In Part I of this series, we further discussed how the data that’s being collected by websites or apps also needs to be portable, or moveable, by users. When it comes to financial data, portability is especially significant because being able to share that data between different platforms can have significant implications for the user. For example, a consumer who uses a mainstream banking app for their mobile banking could greatly benefit from being able to share their banking data with another app that, as one example, helps them budget or pay off loans. Or they may want to share their spending data with an app that provides rewards. When financial data is shareable across different platforms, it has huge potential to profit the consumer in all sorts of ways. 

Some Advice for Developers

Companies are now legally required to make the data they’re collecting portable between different apps or platforms of a consumer’s choice. If you’re a startupper or developer in the finance technology sphere, here are some best practices to consider that pertain to portability (you can also see more on these ideas here).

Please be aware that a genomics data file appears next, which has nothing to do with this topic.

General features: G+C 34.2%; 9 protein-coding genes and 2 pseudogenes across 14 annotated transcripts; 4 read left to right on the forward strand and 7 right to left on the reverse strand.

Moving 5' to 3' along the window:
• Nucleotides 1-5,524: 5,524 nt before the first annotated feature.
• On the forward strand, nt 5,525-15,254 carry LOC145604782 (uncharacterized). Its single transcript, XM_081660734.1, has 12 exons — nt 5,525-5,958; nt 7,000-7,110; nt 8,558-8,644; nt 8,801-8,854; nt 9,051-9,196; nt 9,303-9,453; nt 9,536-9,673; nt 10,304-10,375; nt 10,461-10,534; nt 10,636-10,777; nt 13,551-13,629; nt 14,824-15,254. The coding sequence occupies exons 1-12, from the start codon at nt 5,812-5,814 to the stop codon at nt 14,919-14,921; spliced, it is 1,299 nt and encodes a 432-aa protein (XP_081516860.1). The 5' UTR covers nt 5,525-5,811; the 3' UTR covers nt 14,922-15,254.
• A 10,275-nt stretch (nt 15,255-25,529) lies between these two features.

First of all, you should decide what data is actually necessary for you to collect. In our data-obsessed world, you could collect as much information about your users, their identities, and habits as you possibly can. But is it necessary? Think about what your goals are and what information about your users is crucial for you to achieve those goals. Decide what specific data will actually help you as a company, and then commit to collecting only that information. 

Second, try to make the portability of your data as easy as possible. This means developing your app so that it easily links to other accounts. Your customers shouldn’t have to go through an extensive or tedious process to share the personal data you have about them with a third party. Make this process as streamlined as possible.